prior-whole.pdf (3.1 MB)
Householder bushfire preparation : decision-making and the implications for risk communication
thesisposted on 2023-05-26, 05:23 authored by Prior, TD
In order to minimise the impact of bushfire hazard consequences on the Australian community it is important to promote protective behaviours among those members of society living in at-risk locations. The adoption of protective behaviours is a core component of contemporary bushfire risk management, and is known to increase the capacity of individuals to maintain or regain prior levels of functioning following significant hazard activity. However, although considerable effort has been directed towards encouraging preparedness for bushfires in Australia, this effort has largely been unrewarded, and levels of household preparation remain low. In particular, research examining a broad range of hazards has demonstrated that neither susceptibility to a hazard and perception of risk, nor providing information about a hazard or its consequences results in a significant increase in preparation. These discontinuities point to the influence of additional motivational and interpretive (social-environmental) factors in the preparation decision, and suggest a need to move beyond examinations of the antecedents of behaviour to an exploration of the cognitive processes that bring about behaviour change. This thesis examines the decision cues that influence individual socio-cognitive processing in the decision to prepare for bushfires. Information about people's attitudes to bushfires and bushfire preparation was obtained using 36 in-depth telephone interviews in January 2006 and between March and April 2007. Grounded theory was used to build a substantive model of bushfire preparedness decisionmaking. Surveys were distributed (2006/07 and 2007/08) systematically to houses within 100 metres of the bushland fringe in suburbs identified as being at risk from bushfire with assistance from local fire agencies. Quantitative data were used to validate and test the suitability of the substantive model developed from the interview data using confirmatory Structural Equation Modelling. Results confirmed that levels of bushfire preparedness are generally low. Several cues influenced the decision to prepare, including outcome expectancy, sense of community, preparation inhibitors, collective problem solving and intentions to prepare. The substantive model of bushfire preparedness decision-making was successfully validated and tested with data from Hobart, but a poorer model fit was observed with data collected from Sydney. Modelling the decision cues shows that individuals living in high bushfire risk areas are making a clear distinction between the decision to prepare and the decision not to prepare for bushfire, but the relative importance of the decision cues vary between communities and over time. The decision not to prepare was primarily driven by negative outcome expectancy. Positive outcome expectancy leads to strong beliefs in the value of making bushfire preparations. The results confirmed earlier observations that traditional risk communication techniques have proved ineffective and provide a framework for the development of alternative approaches to bushfire risk communication. Because preparing and not preparing are relatively discrete processes, and because important decision cues are likely to vary between communities and over time (e.g. sense of community and collective problem solving), bushfire risk communication strategies must seek to accommodate this variability. The data indicate that bushfire risk communication should utilise both information provision and community engagement processes. The results support the conclusion that the adoption of these approaches will increase the likelihood that community members will take responsibility for their collective preparedness, recognise and implement the salient actions outlined in the bushfire risk communication message, and increase the level of trust in the sources of risk communication messages and the agencies that deliver them.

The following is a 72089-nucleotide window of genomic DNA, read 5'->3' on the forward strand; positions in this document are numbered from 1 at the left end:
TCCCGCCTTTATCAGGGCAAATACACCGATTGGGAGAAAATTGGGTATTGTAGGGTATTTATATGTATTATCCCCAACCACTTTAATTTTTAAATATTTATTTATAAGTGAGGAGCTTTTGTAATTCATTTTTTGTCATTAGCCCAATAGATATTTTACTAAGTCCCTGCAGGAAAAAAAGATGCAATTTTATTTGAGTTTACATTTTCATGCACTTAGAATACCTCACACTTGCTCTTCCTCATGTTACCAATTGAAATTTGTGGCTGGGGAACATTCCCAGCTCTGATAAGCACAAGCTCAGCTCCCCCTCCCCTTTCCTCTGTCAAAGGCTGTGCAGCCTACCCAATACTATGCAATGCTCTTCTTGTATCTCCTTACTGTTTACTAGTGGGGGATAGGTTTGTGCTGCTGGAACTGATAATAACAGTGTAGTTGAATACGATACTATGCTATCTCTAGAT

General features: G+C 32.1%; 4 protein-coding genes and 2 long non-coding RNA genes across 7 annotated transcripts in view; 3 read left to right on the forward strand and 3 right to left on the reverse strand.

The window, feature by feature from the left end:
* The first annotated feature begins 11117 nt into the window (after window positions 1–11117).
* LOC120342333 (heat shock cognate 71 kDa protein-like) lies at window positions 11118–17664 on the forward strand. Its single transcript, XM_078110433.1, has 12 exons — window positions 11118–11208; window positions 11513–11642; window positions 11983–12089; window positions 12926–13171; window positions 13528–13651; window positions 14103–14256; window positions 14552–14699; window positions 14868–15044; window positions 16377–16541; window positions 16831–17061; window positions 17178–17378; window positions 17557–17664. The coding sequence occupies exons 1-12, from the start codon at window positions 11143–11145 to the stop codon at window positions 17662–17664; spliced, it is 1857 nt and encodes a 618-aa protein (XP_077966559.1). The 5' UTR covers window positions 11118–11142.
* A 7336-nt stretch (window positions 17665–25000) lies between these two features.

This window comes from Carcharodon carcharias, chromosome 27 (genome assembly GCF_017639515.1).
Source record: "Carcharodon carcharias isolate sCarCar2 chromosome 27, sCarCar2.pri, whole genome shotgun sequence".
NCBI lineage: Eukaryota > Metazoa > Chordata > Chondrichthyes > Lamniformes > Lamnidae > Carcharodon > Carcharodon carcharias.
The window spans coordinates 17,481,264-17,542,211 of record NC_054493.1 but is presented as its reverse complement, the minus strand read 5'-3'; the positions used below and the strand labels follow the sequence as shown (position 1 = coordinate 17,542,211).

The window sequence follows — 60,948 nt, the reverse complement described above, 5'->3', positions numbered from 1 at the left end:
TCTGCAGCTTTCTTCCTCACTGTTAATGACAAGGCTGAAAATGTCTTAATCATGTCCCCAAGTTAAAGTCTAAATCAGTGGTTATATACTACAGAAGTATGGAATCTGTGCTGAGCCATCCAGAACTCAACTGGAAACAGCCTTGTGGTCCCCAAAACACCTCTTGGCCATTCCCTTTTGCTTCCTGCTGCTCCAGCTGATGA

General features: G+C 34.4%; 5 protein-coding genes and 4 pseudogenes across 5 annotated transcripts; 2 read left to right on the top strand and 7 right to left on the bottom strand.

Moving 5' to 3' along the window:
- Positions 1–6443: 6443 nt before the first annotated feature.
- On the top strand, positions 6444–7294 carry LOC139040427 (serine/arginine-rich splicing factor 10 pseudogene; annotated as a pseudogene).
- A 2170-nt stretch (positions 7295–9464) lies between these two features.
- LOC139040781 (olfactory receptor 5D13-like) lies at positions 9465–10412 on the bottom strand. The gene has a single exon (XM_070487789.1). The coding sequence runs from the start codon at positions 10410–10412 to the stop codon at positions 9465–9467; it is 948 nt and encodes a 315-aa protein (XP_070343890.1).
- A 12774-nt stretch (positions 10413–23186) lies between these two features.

Rights statementCopyright Copyright 2010 the author